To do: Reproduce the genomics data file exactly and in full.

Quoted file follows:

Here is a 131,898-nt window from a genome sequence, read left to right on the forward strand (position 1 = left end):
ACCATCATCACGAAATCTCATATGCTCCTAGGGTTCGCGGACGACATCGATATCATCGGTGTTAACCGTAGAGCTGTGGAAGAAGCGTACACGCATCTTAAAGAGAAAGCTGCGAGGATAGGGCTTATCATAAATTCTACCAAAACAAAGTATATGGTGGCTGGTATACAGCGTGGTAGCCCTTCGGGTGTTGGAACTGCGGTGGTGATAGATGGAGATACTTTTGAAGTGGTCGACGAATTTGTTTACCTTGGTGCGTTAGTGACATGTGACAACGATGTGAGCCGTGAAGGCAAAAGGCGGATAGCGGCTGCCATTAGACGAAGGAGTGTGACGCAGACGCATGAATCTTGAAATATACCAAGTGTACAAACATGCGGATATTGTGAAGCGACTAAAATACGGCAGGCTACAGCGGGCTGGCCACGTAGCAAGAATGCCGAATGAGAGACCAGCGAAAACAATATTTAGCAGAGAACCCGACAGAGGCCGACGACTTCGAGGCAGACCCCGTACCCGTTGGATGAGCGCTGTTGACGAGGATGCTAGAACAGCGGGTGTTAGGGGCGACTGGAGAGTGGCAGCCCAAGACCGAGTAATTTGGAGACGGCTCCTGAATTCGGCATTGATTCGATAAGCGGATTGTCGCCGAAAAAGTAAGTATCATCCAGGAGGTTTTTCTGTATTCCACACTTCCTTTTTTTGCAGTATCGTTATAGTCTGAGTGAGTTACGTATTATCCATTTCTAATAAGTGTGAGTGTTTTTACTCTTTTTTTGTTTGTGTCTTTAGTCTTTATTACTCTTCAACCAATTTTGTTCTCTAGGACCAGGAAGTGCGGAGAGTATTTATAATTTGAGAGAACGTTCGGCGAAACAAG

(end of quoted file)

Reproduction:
Here is a 131,898-nt window from a genome sequence, read left to right on the forward strand (position 1 = left end):
ACCATCATCACGAAATCTCATATGCTCCTAGGGTTCGCGGACGACATCGATATCATCGGTGTTAACCGTAGAGCTGTGGAAGAAGCGTACACGCATCTTAAAGAGAAAGCTGCGAGGATAGGGCTTATCATAAATTCTACCAAAACAAAGTATATGGTGGCTGGTATACAGCGTGGTAGCCCTTCGGGTGTTGGAACTGCGGTGGTGATAGATGGAGATACTTTTGAAGTGGTCGACGAATTTGTTTACCTTGGTGCGTTAGTGACATGTGACAACGATGTGAGCCGTGAAGGCAAAAGGCGGATAGCGGCTGCCATTAGACGAAGGAGTGTGACGCAGACGCATGAATCTTGAAATATACCAAGTGTACAAACATGCGGATATTGTGAAGCGACTAAAATACGGCAGGCTACAGCGGGCTGGCCACGTAGCAAGAATGCCGAATGAGAGACCAGCGAAAACAATATTTAGCAGAGAACCCGACAGAGGCCGACGACTTCGAGGCAGACCCCGTACCCGTTGGATGAGCGCTGTTGACGAGGATGCTAGAACAGCGGGTGTTAGGGGCGACTGGAGAGTGGCAGCCCAAGACCGAGTAATTTGGAGACGGCTCCTGAATTCGGCATTGATTCGATAAGCGGATTGTCGCCGAAAAAGTAAGTATCATCCAGGAGGTTTTTCTGTATTCCACACTTCCTTTTTTTGCAGTATCGTTATAGTCTGAGTGAGTTACGTATTATCCATTTCTAATAAGTGTGAGTGTTTTTACTCTTTTTTTGTTTGTGTCTTTAGTCTTTATTACTCTTCAACCAATTTTGTTCTCTAGGACCAGGAAGTGCGGAGAGTATTTATAATTTGAGAGAACGTTCGGCGAAACAAG